FRIDAY, 6 JUNE 2014
Rising above Autism
From his clumsy stuttering and suicidal tendencies, Fil-Am is now an inspirational speaker
by Ador Vincent S. Mayol REPORTER
Ronaldo Vicente Rubio, Filipino-American, rose from being a battered child with autism to hav- ing successful careers as a professional dancer and teacher, musician, carpenter, martial arts sensei and fitness trainer.
Now crossing two countries to speak for people with autism, Rubio has become a living testament that hav- ing a mental disability is not an obstacle to becoming productive.
Life, however, wasn’t easy for Rubio who was diag- nosed with autism.
He was emotionally bullied and physically beaten up by his father, and ridiculed by his family.
“I was the black sheep of my family, the oddball. They could not figure me out. I was the clumsy, spaced out stuttering child. I seemed to be the wrecking ball in a jewelry store,” Rubio told CDN.
As a result, he said he had very low self-esteem and had very little confidence in himself.
“It did not help that my family made fun of me so often that it only reinforced my cognitive and social de- tachment,” he added.
When he was 16 years old, Rubio left home and de- cided to live on his own. Having an autism spectrum, he was socially awkward and shy.
Rubio was skeptical of finding any job. But needing to support himself, he persisted and got hired for a dish- washing job at nights.
“When I applied for the dishwashing job, it was my ability to speak and understand the English language that secured me my first ‘on the clock’ paying job,” he recounted.
Rubio was born in San Francisco, California in the late 1950s. His father came over from the Philippines by serving in the United States Navy in the mid-1950’s. His mother came over via the United States Navy as well. Rubio’s grandfather was a United States Navy veteran of WW1 and WW2 and was also the first Filipino United States Naval officer.
By joining the US Navy, he said, a Filipino could gain US citizenship.
Despite having a source of income as a dishwasher, Rubio still did not relate well with peers.
“Though I worked and made money for me to sur- vive, I realized it all meant nothing in my world void of validation and companionship, I had very few friends,” Rubio said.
“I was stuttered when I spoke and was very ‘spacey’ in my focus. I felt so useless but it was when I reached pre- teen and my teenage years that I realized how hopeless I was in trying to enjoy social interaction,” he added.
He interacted with women but did not know how to behave well, so he lost his friends. He attempted to end his life when he found himself alone but realized that there is more to life than his disappointments.
Instead of wallowing in misery, he decided to stand up and fight for his life.
Now, he is mentoring young people and is a master teacher of mind/body health fitness and well-being for the last 30 years. He lives in the Hawaiian Islands, have had full careers as a professional dancer and teacher, musician, carpenter, a martial sensei, and fit- ness trainer.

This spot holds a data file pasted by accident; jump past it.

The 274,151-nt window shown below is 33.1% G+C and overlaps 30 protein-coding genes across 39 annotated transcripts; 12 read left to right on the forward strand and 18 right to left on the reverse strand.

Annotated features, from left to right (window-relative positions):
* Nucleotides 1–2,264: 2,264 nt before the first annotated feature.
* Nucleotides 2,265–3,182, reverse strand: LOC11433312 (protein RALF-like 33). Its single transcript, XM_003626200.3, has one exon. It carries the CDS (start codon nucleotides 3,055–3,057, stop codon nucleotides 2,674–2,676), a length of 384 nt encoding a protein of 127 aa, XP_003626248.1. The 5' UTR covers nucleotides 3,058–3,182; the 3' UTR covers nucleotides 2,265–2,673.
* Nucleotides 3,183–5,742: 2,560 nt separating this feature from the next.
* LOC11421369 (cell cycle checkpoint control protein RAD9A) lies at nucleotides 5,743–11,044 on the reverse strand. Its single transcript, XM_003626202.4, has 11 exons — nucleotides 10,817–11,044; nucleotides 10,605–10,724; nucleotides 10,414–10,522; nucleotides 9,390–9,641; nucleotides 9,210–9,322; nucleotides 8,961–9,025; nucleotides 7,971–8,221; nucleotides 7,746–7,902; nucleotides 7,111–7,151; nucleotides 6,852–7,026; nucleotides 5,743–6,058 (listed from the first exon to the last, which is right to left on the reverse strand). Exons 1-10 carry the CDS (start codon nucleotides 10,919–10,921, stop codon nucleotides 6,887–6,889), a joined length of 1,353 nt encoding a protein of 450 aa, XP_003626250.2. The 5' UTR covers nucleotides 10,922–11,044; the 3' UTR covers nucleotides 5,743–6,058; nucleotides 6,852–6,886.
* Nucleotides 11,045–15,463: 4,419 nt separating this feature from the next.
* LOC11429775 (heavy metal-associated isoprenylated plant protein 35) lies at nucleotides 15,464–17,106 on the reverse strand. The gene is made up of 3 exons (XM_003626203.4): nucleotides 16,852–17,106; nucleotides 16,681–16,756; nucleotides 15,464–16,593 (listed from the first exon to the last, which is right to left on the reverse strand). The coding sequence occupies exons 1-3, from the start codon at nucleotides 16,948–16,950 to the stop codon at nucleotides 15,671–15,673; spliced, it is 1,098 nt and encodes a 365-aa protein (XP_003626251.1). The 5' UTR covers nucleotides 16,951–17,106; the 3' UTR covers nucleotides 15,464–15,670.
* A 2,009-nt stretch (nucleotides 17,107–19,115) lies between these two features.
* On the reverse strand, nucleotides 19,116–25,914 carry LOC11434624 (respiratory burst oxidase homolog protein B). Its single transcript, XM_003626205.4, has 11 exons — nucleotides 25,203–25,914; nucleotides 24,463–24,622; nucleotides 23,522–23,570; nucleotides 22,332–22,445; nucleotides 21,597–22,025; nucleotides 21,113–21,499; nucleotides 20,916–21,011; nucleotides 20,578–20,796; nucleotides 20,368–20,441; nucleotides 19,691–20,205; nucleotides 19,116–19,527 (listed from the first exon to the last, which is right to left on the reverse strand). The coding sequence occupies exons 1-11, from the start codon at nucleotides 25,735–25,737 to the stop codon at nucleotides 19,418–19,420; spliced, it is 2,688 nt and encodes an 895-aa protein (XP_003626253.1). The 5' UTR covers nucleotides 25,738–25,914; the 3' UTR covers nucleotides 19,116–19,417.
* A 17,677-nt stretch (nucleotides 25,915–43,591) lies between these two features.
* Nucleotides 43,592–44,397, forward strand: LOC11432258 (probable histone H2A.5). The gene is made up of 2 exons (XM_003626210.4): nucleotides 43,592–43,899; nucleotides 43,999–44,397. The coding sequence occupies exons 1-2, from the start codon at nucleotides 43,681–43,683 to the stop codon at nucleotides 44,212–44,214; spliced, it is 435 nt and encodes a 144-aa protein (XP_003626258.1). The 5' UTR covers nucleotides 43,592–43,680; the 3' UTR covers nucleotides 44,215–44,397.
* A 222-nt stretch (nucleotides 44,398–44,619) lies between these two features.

He said he was always interested in helping people and later found out that he was surprisingly good at it. “I think this is because of all the turmoil and abuse I suffered and survived as a young boy allowed me to put
the growing autism population in the Philippines,” he said.
Archbishop Emeritus of Cebu Ricardo Cardinal Vidal said people with mental disabilities should not be consid- ered an eyesore in the community. Mentally challenged individuals are not a burden but God’s gift, he added.
Vidal thanked people who are taking care of mentally challenged individuals.
Leah Quintana, regional information officer of the Department of Social Welfare and Development in Cen- tral Visayas, said the government does its best to provide mentally disabled individuals what they need and to make them realize their worth.
Though there is a need to sharpen the programs for these people, Quintana believes they have the capacity to make the most of the skills they possess.
“Despite their condition, I know they can contribute something for the society. They are trying hard to live against all odds. To us, they are an inspiration. Let us give them a chance. Let’s support them,” Quintana said.
“We may differ from each other. But all of us have a purpose in this world. They are here for a reason,” she added.
I have no regre‘
myself in anyone’s shoes, and relate enough to their situation be an effective teacher or mentor to them,” Rubio said.
He is currently advocat- ing, training and support- ing the autism spectrum population.
“I have no regrets about having an autism. I was born with autism, and did not choose to
have autism. I only express great grati- tude that I survived my childhood and young adulthood, and I realize that I could not be effective in my work as a mentor if I did not go through what I went through,” he said.
Rubio worked with the Independent Living Learning Centre (ILLC) based in Manila and Cebu. He understands that spe- cial kids in the Philippines don’t have as much oppor- tunities for working or ex- panding their abilities.
“This is a big question that most governments are turning a blind eye to. There is very little being planned for the future of thousands of young people with special needs,” he said.
Rubio said he has a mis- sion left unaccomplished in the Philippines.
“I plan to come back to continue my service to
ts about having autism. I was born with autism,
and did not choose to have autism. I only express great gratitude that I survived my childhood and young adult- hood, and I realize that I could not be effective in my work as a mentor if I did not go through what I went through.
—Ronaldo Vicente Rubio
Ronaldo Vicente Rubio (Left), who has autism shows off his martial arts skills.